The bold-white, edged-in-scarlet letters over the entrance shone out in the California twilight: GRISSINI RISTORANTE.
Italian for “breadsticks.”
But not just any generic, garden-variety breadsticks. His restaurants had always been known for their signature long, thin, artistically shaped grissini. And for warm greetings and assiduous service. He had always seen to that. . . .
A sturdy Japanese man in his early sixties, clad in a brown jacket and a tan “Wild Adventures” baseball cap, emerged from the driver’s side, stepped around to the back passenger-side door, pushed a button, and watched as the door slid open and a ramp descended.
Giuseppe waited for a moment as the man backed the power wheelchair down the ramp onto the pavement. Then, with consummate timing, Giuseppe stepped through the door into an abnormally chilly Southern California evening. Greeting the man with a handshake, and then a hug, he bend down to kiss the cheek of the pretty blonde woman in the power chair. Then, with a flourish that seemed second nature, he swung the glass door of his restaurant wide open to his friends.
A gust of warm air, scented with oregano, fresh bread, and Christmas candles, enveloped them.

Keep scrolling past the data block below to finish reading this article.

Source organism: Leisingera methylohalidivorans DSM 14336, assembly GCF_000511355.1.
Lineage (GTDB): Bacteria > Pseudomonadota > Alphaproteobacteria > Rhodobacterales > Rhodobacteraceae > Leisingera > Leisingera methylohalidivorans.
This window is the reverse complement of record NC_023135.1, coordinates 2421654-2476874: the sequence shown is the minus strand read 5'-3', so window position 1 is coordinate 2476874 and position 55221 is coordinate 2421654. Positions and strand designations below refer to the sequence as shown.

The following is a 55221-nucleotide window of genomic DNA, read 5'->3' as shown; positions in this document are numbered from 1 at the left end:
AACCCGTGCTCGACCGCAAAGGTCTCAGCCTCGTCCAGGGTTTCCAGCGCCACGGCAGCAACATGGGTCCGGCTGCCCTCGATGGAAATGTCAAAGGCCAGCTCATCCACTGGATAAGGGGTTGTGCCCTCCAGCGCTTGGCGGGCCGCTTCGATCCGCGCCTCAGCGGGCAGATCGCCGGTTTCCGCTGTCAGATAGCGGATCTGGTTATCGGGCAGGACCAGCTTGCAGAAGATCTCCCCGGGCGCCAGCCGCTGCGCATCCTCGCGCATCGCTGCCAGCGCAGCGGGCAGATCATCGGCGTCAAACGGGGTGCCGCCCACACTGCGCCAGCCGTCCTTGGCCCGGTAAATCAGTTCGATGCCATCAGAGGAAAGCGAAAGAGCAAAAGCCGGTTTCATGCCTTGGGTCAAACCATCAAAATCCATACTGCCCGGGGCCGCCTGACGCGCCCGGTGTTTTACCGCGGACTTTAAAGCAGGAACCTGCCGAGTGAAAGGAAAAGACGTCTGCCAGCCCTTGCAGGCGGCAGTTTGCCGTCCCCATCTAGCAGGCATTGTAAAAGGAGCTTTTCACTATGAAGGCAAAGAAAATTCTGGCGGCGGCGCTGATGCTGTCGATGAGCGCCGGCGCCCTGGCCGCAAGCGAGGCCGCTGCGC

“Merry Christmas, Giuseppe,” the woman said.
“And Merry Christmas to you, caro. Your table is waiting. Always.”
Inside, Giuseppe’s little “retirement project restaurant” was a vision of white tablecloths, linen napkins, spotless silverware, glittering Christmas lights, and candles glowing in red glass containers. The voice of Dean Martin crooning in the speakers wrapped around them like an old favorite bathrobe.
Volare, oh oh,
E cantare, oh oh oh oh
No wonder my happy heart sings.
Your love has given me wings . . .
With no hesitation, the woman in the wheelchair, wrapped in winter coat and scarf, powered up to a table along the wall. Her table. A small brass marker on thew all read “Joni Eareckson Tada.”
Ken Tada, taking his seat, was already thinking of the menu.
“Giuseppe, do you have the veal tonight—on the bone—the one with the mushroom sauce?”
“I think so.”
Joni just smiled, drinking it all in.
We can sing in the glow of a star that I know of,
Where lovers enjoy peace of mind.
Let us leave the confusion and all disillusion behind . . .
Dear old Dean Martin. She truly did feel the glow tonight. In some strange, inexplicable providence of God, she felt happier than she had for years.
Cancer, she told herself, not without a note of wonder, as a gift.
Excerpted from Joni & Ken: an Untold Love Story by Ken and Joni Eareckson Tada. (Zondervan, Inc.) ©2013.